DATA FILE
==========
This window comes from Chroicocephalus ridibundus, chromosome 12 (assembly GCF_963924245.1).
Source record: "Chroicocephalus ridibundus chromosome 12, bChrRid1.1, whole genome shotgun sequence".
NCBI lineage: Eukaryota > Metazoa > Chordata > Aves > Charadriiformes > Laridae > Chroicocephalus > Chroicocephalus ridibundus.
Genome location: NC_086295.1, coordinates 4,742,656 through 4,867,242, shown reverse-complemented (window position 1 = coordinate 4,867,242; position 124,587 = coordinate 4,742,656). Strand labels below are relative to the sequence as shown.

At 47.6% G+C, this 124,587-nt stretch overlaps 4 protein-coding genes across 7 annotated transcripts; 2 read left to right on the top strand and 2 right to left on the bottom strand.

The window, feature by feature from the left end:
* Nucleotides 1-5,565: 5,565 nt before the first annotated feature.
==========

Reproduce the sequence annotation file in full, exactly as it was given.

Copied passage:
This window comes from Chroicocephalus ridibundus, chromosome 12 (assembly GCF_963924245.1).
Source record: "Chroicocephalus ridibundus chromosome 12, bChrRid1.1, whole genome shotgun sequence".
NCBI lineage: Eukaryota > Metazoa > Chordata > Aves > Charadriiformes > Laridae > Chroicocephalus > Chroicocephalus ridibundus.
Genome location: NC_086295.1, coordinates 4,742,656 through 4,867,242, shown reverse-complemented (window position 1 = coordinate 4,867,242; position 124,587 = coordinate 4,742,656). Strand labels below are relative to the sequence as shown.

At 47.6% G+C, this 124,587-nt stretch overlaps 4 protein-coding genes across 7 annotated transcripts; 2 read left to right on the top strand and 2 right to left on the bottom strand.

The window, feature by feature from the left end:
* Nucleotides 1-5,565: 5,565 nt before the first annotated feature.